Breast cancer (BC) is the most common cause of cancer among women, with a high incidence rate occurrence every year worldwide despite advances in its management. BC is characterized by a spectrum of subtypes which respond differently to treatments due to their biological features, representing the main issue in the control of this type of malignancy. Androgen receptor (AR) is emerging as a target to investigate among hormone receptors, since it seems to play a role at various stages of development of specific BC subsets. For this reason, in recent years AR has become very important in the clinical practice, although its role remains controversial. A number of studies have proposed a correlation between microRNAs (miRNAs), a class of gene expression modulators, and AR in prostate cancer (PC), but there are still few evidences about the relationship between miRNAs and AR in BC. The purpose of this review is to present a state of the art scenario with consideration to the most recent discoveries about miRNAs involved in the AR associated pathogenesis of BC, in order to provide new insights into the role of miRNAs as key drivers in the modulation of AR, and possible actors in the development and progression of BC. Moreover, we consider findings about involvement of AR signaling in all stages of BC, highlighting its association with different subsets of breast carcinomas and with pre- and postmenopausal state of patients.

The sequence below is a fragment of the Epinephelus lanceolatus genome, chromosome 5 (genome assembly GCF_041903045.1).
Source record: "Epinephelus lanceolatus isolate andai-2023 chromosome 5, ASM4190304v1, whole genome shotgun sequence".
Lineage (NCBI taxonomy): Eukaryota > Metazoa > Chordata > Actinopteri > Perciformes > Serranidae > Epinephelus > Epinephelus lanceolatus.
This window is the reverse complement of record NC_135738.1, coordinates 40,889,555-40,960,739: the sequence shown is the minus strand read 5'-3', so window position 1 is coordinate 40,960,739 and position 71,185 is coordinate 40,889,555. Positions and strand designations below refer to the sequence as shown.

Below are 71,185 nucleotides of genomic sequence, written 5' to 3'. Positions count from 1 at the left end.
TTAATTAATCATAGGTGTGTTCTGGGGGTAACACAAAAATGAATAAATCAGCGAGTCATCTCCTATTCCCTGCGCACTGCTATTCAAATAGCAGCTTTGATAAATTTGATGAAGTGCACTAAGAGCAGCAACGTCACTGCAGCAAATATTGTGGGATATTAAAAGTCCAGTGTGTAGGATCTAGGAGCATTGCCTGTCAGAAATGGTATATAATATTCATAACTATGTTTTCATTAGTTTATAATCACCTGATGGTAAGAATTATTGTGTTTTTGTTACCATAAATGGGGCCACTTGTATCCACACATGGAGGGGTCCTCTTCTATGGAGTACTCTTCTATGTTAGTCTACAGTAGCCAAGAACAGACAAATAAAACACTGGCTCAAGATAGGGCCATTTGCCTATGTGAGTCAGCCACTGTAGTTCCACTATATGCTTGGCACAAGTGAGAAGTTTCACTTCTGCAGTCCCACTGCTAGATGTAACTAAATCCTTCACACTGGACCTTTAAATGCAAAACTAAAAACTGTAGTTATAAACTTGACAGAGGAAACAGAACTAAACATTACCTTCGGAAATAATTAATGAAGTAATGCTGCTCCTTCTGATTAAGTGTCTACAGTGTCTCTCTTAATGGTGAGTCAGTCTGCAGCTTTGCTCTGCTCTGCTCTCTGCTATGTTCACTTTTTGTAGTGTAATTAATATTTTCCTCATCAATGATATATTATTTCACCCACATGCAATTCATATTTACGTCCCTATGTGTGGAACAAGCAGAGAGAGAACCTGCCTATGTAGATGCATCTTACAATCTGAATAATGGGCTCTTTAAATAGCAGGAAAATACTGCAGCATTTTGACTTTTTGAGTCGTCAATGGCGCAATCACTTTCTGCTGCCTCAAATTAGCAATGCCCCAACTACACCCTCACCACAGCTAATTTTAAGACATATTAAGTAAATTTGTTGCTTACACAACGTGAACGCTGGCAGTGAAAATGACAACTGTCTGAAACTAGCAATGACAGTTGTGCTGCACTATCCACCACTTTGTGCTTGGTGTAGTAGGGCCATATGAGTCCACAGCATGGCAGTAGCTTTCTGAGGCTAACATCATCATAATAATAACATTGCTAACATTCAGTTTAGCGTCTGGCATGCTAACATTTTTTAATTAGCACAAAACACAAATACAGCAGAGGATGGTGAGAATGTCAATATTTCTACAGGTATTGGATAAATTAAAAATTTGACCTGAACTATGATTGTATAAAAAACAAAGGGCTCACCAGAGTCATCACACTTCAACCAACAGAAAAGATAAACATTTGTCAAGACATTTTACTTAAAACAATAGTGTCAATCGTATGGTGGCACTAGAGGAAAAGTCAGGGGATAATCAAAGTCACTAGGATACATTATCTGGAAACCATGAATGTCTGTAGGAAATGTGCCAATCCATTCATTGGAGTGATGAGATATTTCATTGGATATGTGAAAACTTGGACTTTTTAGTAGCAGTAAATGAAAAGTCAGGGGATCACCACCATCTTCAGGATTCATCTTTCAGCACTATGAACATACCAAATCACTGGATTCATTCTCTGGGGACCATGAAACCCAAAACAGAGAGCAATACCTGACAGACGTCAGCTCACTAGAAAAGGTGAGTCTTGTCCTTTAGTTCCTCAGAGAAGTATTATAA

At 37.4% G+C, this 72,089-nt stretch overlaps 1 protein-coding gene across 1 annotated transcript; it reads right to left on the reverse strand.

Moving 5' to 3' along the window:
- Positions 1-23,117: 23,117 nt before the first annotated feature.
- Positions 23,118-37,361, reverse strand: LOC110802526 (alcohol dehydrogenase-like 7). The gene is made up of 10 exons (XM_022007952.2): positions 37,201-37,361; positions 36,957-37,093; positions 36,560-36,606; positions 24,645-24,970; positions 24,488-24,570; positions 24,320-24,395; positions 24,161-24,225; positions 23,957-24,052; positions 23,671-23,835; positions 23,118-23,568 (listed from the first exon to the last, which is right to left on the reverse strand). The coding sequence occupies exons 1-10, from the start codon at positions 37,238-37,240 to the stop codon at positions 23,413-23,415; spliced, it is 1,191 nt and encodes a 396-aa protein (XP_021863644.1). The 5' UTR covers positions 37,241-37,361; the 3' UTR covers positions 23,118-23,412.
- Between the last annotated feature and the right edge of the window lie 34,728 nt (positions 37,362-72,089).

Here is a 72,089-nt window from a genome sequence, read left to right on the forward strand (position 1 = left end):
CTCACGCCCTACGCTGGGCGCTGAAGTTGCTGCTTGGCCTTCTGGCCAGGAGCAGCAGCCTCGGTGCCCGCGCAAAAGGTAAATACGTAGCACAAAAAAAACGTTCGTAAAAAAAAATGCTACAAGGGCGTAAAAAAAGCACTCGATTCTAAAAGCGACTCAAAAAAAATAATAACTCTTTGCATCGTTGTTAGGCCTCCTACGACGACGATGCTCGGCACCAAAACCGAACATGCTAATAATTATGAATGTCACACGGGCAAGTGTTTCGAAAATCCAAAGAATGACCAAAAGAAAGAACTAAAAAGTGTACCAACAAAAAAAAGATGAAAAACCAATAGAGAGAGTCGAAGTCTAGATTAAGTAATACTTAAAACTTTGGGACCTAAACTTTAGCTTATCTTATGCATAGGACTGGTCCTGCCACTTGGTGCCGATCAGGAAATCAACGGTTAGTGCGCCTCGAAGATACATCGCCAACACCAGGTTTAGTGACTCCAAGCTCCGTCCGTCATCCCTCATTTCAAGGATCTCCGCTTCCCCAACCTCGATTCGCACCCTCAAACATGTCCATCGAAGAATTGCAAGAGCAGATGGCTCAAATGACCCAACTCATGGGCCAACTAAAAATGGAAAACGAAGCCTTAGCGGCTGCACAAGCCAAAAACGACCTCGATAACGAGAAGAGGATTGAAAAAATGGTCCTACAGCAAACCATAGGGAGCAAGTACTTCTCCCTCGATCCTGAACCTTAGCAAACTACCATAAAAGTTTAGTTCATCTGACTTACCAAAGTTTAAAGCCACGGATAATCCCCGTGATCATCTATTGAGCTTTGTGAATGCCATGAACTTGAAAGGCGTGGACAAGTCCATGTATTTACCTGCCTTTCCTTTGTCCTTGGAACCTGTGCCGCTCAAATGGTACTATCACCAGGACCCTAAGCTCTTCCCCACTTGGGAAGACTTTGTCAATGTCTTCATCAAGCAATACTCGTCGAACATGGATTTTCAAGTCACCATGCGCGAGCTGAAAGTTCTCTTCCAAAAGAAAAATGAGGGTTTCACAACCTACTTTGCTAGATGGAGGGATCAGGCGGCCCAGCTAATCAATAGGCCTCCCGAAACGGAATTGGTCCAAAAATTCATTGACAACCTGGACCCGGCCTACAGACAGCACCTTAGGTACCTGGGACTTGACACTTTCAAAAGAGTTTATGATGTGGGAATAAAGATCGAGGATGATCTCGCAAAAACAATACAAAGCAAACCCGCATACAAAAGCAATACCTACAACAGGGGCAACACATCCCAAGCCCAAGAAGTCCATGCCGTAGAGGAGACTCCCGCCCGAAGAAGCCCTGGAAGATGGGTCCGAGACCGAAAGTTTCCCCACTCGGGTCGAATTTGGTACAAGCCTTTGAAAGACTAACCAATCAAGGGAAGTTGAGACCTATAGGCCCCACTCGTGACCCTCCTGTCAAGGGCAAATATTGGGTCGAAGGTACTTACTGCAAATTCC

ASJC Scopus subject areas
- Molecular Medicine